Monday, December 14, 2015

"by diligent study and a series of systematic visits" Melville admires Turner

Moby-Dick, Chapter 3 "The Spouter-Inn"

Entering that gable-ended Spouter-Inn, you found yourself in a wide, low, straggling entry with old-fashioned wainscots, reminding one of the bulwarks of some condemned old craft. On one side hung a very large oil painting so thoroughly besmoked, and every way defaced, that in the unequal crosslights by which you viewed it, it was only by diligent study and a series of systematic visits to it, and careful inquiry of the neighbors, that you could any way arrive at an understanding of its purpose. Such unaccountable masses of shades and shadows, that at first you almost thought some ambitious young artist, in the time of the New England hags, had endeavored to delineate chaos bewitched. But by dint of much and earnest contemplation, and oft repeated ponderings, and especially by throwing open the little window towards the back of the entry, you at last come to the conclusion that such an idea, however wild, might not be altogether unwarranted.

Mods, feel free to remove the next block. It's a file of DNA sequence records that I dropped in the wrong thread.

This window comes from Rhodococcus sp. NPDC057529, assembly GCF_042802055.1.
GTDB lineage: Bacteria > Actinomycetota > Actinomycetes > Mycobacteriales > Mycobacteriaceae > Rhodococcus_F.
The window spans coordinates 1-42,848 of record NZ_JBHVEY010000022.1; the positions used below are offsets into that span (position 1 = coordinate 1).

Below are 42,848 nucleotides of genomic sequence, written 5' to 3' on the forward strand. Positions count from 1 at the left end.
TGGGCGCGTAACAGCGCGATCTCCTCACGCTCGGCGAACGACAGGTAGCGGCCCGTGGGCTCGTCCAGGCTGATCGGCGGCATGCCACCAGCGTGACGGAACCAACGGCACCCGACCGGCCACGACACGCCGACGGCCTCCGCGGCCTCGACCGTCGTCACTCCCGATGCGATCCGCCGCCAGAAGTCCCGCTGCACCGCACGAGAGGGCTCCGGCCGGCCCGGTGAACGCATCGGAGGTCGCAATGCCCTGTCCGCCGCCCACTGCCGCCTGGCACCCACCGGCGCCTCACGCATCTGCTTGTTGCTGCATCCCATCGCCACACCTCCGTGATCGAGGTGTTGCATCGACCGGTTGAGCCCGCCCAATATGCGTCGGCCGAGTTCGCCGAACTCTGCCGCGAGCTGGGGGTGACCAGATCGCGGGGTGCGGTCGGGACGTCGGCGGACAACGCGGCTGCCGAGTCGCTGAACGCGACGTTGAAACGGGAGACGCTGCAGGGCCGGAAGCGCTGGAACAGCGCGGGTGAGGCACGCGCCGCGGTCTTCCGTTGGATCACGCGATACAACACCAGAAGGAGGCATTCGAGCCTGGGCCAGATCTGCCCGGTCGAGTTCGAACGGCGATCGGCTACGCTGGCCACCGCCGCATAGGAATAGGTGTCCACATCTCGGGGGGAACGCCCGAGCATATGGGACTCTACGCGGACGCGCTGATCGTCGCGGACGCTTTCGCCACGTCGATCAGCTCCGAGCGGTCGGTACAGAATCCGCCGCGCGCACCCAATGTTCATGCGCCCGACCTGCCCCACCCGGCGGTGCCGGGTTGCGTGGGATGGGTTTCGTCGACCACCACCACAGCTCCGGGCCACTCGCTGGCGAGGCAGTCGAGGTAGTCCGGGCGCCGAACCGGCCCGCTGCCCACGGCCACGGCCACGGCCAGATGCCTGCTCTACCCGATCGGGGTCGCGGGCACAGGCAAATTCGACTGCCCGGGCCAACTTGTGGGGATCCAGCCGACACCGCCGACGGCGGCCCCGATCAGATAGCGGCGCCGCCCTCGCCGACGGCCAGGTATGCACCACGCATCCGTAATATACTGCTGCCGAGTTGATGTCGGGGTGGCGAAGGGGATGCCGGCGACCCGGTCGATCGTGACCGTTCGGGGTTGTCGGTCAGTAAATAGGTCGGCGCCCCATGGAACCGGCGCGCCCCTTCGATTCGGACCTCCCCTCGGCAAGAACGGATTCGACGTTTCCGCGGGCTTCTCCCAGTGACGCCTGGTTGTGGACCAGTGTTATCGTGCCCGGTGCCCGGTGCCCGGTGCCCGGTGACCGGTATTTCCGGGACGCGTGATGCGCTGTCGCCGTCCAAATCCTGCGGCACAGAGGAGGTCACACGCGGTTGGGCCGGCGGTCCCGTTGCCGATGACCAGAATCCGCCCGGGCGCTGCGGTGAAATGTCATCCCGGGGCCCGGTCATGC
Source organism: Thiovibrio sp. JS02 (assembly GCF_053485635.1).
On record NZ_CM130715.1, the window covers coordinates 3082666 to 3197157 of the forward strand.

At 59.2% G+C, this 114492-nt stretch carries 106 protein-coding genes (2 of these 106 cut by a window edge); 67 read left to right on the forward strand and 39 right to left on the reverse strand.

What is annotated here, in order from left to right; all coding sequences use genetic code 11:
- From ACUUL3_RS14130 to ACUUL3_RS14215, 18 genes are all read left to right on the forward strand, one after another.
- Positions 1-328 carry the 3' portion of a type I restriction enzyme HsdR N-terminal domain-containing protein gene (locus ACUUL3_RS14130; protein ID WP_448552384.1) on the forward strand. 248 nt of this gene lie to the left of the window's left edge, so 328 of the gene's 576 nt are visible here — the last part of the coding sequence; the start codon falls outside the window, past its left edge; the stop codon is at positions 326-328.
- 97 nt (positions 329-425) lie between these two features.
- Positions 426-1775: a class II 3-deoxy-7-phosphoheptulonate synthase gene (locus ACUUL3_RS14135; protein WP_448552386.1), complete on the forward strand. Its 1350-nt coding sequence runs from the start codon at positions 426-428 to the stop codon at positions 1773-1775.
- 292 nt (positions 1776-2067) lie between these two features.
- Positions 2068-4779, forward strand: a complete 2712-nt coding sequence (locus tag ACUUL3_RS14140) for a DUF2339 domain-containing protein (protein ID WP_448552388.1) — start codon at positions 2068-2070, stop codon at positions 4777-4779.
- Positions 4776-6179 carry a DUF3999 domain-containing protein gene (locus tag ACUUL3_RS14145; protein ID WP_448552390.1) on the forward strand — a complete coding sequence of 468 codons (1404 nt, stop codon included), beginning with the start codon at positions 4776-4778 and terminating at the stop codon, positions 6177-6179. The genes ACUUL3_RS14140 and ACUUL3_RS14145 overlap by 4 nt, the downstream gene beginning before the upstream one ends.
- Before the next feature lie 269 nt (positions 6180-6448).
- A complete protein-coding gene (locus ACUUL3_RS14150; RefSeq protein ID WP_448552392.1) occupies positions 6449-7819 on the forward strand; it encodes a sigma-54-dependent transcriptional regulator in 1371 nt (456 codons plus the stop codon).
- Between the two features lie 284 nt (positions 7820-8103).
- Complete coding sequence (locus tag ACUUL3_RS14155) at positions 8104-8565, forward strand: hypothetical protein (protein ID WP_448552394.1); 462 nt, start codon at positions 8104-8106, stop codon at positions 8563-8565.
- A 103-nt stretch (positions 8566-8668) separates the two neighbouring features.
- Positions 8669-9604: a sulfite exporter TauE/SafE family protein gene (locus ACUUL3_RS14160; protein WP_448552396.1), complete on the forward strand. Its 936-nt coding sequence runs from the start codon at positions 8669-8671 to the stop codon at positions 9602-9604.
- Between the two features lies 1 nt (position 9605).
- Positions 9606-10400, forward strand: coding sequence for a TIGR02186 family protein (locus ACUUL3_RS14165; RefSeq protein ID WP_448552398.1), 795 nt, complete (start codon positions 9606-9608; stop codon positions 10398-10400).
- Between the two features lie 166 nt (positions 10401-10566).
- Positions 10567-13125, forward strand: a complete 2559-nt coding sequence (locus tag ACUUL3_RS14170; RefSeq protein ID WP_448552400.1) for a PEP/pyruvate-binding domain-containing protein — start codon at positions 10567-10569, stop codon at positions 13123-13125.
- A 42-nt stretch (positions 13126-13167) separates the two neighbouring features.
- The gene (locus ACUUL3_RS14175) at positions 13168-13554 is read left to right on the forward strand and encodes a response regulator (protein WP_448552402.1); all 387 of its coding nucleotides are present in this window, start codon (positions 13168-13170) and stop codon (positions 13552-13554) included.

But what most puzzled and confounded you was a long, limber, portentous, black mass of something hovering in the centre of the picture over three blue, dim, perpendicular lines floating in a nameless yeast. A boggy, soggy, squitchy picture truly, enough to drive a nervous man distracted. Yet was there a sort of indefinite, half-attained, unimaginable sublimity about it that fairly froze you to it, till you involuntarily took an oath with yourself to find out what that marvellous painting meant. Ever and anon a bright, but, alas, deceptive idea would dart you through.--It's the Black Sea in a midnight gale.--It's the unnatural combat of the four primal elements.--It's a blasted heath.--It's a Hyperborean winter scene.--It's the breaking-up of the icebound stream of Time. But at last all these fancies yielded to that one portentous something in the picture's midst. THAT once found out, and all the rest were plain. But stop; does it not bear a faint resemblance to a gigantic fish? even the great leviathan himself?